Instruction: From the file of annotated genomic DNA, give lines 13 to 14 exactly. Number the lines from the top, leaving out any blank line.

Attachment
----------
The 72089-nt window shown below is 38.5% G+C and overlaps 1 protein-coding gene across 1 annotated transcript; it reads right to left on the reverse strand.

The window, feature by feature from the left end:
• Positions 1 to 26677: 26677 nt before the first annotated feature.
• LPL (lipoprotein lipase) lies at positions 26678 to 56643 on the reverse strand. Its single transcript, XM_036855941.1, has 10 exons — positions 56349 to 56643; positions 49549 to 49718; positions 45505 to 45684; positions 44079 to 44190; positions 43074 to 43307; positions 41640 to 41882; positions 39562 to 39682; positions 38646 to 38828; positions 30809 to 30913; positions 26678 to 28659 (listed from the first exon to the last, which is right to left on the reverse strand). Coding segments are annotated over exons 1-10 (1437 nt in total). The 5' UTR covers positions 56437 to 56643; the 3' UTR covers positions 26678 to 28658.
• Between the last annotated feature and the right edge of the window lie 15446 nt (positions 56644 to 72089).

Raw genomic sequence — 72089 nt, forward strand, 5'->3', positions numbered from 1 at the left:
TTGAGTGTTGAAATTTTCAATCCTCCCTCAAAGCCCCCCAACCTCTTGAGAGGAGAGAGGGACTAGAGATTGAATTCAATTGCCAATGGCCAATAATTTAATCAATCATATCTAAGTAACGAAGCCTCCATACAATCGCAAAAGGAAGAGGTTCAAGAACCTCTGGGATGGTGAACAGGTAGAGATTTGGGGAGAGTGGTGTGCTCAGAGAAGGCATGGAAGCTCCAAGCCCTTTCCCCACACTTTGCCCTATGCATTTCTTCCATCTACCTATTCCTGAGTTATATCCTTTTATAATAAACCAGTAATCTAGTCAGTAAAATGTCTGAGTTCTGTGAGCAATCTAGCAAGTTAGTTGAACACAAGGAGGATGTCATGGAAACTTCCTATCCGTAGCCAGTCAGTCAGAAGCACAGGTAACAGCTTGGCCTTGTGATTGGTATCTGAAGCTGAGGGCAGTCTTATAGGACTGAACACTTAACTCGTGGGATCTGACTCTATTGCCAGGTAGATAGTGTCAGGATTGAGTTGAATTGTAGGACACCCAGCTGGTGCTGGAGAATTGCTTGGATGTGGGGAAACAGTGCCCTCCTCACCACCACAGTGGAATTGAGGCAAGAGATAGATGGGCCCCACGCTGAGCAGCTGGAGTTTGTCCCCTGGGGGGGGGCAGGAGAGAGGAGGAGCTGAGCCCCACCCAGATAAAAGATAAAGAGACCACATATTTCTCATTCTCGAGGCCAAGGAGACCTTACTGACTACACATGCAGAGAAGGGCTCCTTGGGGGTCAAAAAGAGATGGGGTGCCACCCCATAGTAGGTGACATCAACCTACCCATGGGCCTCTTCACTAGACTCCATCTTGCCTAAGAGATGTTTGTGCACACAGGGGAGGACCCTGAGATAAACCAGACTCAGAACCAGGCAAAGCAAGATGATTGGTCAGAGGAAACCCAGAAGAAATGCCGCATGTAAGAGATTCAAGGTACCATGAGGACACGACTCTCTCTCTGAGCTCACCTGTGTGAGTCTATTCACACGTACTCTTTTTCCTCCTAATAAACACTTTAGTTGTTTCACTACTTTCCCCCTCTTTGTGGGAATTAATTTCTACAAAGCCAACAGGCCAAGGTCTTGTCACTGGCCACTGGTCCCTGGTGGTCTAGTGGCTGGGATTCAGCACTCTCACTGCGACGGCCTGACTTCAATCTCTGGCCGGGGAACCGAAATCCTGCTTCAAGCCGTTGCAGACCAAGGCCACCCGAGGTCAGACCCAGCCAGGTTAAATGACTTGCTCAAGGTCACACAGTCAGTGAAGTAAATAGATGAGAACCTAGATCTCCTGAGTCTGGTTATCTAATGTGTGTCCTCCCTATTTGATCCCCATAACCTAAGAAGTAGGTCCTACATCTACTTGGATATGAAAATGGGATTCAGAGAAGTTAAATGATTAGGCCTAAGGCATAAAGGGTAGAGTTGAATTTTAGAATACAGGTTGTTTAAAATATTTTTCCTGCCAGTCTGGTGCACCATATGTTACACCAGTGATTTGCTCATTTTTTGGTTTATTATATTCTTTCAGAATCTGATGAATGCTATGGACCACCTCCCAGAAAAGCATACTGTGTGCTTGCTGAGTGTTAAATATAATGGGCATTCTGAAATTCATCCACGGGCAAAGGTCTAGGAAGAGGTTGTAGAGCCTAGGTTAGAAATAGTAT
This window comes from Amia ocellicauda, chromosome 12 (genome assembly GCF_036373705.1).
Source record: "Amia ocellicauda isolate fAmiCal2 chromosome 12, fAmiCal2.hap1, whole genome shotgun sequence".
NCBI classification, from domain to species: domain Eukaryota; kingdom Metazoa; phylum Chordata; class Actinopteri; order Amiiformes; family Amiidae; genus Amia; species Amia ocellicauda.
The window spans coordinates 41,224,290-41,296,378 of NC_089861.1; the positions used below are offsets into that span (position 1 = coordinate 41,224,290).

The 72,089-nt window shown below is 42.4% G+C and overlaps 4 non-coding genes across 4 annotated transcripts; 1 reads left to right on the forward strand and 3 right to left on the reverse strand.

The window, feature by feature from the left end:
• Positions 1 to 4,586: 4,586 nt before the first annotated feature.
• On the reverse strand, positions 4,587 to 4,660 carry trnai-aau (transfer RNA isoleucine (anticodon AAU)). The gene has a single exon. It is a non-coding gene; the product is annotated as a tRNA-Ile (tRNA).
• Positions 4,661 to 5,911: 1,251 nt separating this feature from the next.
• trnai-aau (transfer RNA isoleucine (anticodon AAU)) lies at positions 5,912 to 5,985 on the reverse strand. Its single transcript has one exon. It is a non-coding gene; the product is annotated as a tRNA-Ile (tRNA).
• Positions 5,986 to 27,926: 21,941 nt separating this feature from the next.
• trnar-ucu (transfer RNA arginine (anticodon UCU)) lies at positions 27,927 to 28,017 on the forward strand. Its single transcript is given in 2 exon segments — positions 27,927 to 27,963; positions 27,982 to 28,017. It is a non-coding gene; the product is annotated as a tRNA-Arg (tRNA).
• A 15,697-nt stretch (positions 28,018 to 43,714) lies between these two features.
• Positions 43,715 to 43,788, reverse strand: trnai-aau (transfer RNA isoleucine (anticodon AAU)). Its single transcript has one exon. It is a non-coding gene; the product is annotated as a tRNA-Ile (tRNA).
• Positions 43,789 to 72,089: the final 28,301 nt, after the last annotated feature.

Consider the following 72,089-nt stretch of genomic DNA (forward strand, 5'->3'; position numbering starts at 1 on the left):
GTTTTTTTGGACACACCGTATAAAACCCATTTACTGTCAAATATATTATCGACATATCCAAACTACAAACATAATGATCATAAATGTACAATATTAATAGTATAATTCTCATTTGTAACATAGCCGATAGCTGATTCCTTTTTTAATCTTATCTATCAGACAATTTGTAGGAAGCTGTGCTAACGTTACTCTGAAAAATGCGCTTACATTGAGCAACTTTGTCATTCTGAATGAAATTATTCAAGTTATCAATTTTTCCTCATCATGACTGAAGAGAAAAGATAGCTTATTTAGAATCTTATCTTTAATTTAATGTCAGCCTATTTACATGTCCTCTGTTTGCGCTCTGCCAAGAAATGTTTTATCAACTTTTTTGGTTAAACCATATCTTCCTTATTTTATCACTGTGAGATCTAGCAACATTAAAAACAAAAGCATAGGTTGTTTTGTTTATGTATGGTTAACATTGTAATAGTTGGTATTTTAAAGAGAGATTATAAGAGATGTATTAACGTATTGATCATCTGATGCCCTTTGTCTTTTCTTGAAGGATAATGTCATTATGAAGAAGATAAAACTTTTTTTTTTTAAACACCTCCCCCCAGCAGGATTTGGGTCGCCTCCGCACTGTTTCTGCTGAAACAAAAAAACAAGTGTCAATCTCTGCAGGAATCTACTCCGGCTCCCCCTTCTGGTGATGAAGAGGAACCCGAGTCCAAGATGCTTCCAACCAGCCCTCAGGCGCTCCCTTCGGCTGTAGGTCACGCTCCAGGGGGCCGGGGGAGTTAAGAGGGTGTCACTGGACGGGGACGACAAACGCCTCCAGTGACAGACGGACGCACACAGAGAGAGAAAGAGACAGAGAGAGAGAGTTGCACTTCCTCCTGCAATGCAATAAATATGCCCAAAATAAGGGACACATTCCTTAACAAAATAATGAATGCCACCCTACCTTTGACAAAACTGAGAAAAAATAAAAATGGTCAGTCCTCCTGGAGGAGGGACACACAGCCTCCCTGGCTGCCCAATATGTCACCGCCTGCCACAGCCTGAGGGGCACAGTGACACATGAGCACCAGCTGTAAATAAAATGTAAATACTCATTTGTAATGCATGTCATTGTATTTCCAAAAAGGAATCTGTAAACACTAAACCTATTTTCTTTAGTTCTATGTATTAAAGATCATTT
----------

The window, feature by feature from the left end:
• Positions 1 to 4,586: 4,586 nt before the first annotated feature.